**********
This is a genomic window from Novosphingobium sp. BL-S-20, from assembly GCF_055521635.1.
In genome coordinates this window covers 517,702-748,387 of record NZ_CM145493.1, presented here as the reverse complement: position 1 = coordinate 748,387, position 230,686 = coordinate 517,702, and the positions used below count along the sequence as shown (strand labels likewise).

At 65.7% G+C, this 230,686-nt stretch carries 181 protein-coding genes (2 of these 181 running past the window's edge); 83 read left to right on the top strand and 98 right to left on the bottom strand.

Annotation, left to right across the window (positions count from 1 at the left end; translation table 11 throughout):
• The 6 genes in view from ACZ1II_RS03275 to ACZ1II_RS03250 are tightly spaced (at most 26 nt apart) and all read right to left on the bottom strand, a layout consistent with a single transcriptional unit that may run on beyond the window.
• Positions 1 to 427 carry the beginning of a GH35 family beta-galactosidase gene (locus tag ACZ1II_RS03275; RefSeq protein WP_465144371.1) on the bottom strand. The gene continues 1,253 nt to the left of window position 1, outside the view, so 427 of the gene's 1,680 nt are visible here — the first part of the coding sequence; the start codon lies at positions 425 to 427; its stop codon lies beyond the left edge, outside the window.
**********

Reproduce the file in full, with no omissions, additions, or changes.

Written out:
This is a genomic window from Novosphingobium sp. BL-S-20, from assembly GCF_055521635.1.
In genome coordinates this window covers 517,702-748,387 of record NZ_CM145493.1, presented here as the reverse complement: position 1 = coordinate 748,387, position 230,686 = coordinate 517,702, and the positions used below count along the sequence as shown (strand labels likewise).

At 65.7% G+C, this 230,686-nt stretch carries 181 protein-coding genes (2 of these 181 running past the window's edge); 83 read left to right on the top strand and 98 right to left on the bottom strand.

Annotation, left to right across the window (positions count from 1 at the left end; translation table 11 throughout):
• The 6 genes in view from ACZ1II_RS03275 to ACZ1II_RS03250 are tightly spaced (at most 26 nt apart) and all read right to left on the bottom strand, a layout consistent with a single transcriptional unit that may run on beyond the window.
• Positions 1 to 427 carry the beginning of a GH35 family beta-galactosidase gene (locus tag ACZ1II_RS03275; RefSeq protein WP_465144371.1) on the bottom strand. The gene continues 1,253 nt to the left of window position 1, outside the view, so 427 of the gene's 1,680 nt are visible here — the first part of the coding sequence; the start codon lies at positions 425 to 427; its stop codon lies beyond the left edge, outside the window.